Welcome, Guest. Please login or register.
Did you miss your activation email?
October 18, 2019, 09:29:56 pm
News: Please delete your old personal messages.

  Atlas Forum
  General Politics
  International General Discussion (Moderators: Gustaf, afleitch, Hash, Admiral Lord Horatio D'Ascoyne)
  Quality of Life
« previous next »
Pages: [1] Print
Author Topic: Quality of Life  (Read 958 times)
JohnFKennedy
YaBB God
*****
Posts: 7,449


Show only this user's posts in this thread
« on: August 11, 2005, 06:14:28 pm »

Ireland tops the tables in Economist quality-of-life index for 2005
Logged
Platypus
hughento
YaBB God
*****
Posts: 21,464
Australia


Show only this user's posts in this thread
« Reply #1 on: August 11, 2005, 06:57:22 pm »

Only 6th? Ah well, we'll top it again soon enough. Plus Melbourne will be the worlds' most livable city in the next survey, I think. Cheesy

And we'll be top 3 in the UNHDR...

and...we need more gratification, dammit!
Logged
ilikeverin
Atlas Politician
YaBB God
*****
Posts: 15,883
Timor-Leste


Show only this user's posts in this thread
« Reply #2 on: August 11, 2005, 07:01:52 pm »

Glad to see the motherland is doing well Cheesy

Using 'motherland' for 'land of mother', of course... she's 100% Irish Grin
Logged
Richard
Richius
YaBB God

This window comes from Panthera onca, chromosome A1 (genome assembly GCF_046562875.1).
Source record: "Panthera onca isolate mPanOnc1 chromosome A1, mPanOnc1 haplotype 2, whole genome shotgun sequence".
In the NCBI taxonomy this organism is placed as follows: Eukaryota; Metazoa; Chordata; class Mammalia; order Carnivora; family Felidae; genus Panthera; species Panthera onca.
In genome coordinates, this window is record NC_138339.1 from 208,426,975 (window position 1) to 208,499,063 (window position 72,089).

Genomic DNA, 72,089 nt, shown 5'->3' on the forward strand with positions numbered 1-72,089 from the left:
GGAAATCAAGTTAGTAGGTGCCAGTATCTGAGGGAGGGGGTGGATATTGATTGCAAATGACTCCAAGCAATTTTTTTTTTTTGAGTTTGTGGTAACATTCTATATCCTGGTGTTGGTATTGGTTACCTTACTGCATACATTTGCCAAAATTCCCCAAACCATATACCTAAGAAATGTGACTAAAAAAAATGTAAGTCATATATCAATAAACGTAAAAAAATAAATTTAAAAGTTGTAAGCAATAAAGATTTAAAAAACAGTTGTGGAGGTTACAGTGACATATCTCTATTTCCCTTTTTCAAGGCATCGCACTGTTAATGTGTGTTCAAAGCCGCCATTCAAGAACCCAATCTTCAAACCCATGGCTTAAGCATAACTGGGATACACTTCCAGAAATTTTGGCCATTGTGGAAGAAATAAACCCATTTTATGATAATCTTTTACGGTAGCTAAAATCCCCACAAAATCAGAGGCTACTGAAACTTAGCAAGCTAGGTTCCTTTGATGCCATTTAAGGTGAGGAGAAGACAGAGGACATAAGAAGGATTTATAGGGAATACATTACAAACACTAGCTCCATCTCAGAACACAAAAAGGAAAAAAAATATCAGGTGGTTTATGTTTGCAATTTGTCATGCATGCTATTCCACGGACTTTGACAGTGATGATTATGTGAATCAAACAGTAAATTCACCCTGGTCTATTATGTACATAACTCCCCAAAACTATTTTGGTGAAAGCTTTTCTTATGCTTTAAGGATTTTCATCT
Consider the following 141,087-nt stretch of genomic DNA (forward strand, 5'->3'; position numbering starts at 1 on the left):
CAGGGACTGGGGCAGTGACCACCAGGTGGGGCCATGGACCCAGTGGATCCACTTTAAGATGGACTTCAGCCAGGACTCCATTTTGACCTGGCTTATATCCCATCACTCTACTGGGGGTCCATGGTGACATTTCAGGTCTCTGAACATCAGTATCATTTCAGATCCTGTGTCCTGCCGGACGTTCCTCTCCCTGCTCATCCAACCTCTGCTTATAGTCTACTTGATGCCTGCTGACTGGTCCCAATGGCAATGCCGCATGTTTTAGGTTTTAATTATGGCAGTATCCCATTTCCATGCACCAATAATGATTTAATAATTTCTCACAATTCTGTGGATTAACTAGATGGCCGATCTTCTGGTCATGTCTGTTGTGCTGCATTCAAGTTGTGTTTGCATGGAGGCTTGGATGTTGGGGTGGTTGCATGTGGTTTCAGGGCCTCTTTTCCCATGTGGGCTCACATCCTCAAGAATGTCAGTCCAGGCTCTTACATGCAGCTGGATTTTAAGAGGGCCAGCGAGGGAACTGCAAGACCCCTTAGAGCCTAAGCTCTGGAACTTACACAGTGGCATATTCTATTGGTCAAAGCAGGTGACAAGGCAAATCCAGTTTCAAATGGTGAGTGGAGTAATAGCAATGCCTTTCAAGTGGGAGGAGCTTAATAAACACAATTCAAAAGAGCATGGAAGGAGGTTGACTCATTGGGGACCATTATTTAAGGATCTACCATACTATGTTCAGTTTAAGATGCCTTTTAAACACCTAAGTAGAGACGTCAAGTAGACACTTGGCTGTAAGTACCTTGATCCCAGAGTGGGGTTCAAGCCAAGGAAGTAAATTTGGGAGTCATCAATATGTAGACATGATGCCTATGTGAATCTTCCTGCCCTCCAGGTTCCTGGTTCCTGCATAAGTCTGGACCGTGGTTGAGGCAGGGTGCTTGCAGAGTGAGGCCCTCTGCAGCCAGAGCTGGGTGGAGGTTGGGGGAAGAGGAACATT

*****
Posts: 4,371


Political Matrix
E: 8.40, S: 2.80

Show only this user's posts in this thread
« Reply #3 on: August 12, 2005, 09:16:51 am »

Oh gee, a left-wing magazine picks a left-wing country.  Such a surprise.
Logged
JohnFKennedy
YaBB God
*****
Posts: 7,449


Show only this user's posts in this thread
« Reply #4 on: August 12, 2005, 09:21:17 am »

Oh gee, a left-wing magazine picks a left-wing country.  Such a surprise.

Roll Eyes The Economist isn't really left wing, it leans libertarian if anything. I'd say The Economist was pretty right wing economically, rather hawkish (it fully supported both Iraq and Afghanistan) but socially quite liberal.
Logged
Richard
Richius
YaBB God
*****
Posts: 4,371


Political Matrix
E: 8.40, S: 2.80

Show only this user's posts in this thread
« Reply #5 on: August 12, 2005, 09:32:35 am »

Oh gee, a left-wing magazine picks a left-wing country. Such a surprise.

Roll Eyes The Economist isn't really left wing, it leans libertarian if anything. I'd say The Economist was pretty right wing economically, rather hawkish (it fully supported both Iraq and Afghanistan) but socially quite liberal.
I've got a subscription and I read it every week.  Good magazine, but very left.  They endorsed Kerry, for crying out loud!
Logged
JohnFKennedy
YaBB God
*****
Posts: 7,449


Show only this user's posts in this thread
« Reply #6 on: August 12, 2005, 05:05:23 pm »

Oh gee, a left-wing magazine picks a left-wing country. Such a surprise.

Roll Eyes The Economist isn't really left wing, it leans libertarian if anything. I'd say The Economist was pretty right wing economically, rather hawkish (it fully supported both Iraq and Afghanistan) but socially quite liberal.
I've got a subscription and I read it every week.  Good magazine, but very left.  They endorsed Kerry, for crying out loud!